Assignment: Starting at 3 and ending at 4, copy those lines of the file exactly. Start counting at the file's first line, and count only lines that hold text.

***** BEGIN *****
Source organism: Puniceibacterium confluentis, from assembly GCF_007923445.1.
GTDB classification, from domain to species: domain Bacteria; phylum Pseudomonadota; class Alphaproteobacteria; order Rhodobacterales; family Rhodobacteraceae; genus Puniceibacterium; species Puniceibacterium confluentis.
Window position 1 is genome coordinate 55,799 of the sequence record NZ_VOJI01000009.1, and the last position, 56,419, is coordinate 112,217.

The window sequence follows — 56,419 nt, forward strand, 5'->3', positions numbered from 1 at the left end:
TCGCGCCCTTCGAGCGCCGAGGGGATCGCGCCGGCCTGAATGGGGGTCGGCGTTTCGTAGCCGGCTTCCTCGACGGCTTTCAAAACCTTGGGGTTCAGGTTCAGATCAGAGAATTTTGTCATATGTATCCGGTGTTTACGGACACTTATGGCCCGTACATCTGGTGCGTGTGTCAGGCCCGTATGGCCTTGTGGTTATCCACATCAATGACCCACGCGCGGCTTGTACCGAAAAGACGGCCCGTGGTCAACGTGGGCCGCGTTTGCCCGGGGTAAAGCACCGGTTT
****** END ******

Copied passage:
Window position 1 is genome coordinate 55,799 of the sequence record NZ_VOJI01000009.1, and the last position, 56,419, is coordinate 112,217.

The window sequence follows — 56,419 nt, forward strand, 5'->3', positions numbered from 1 at the left end: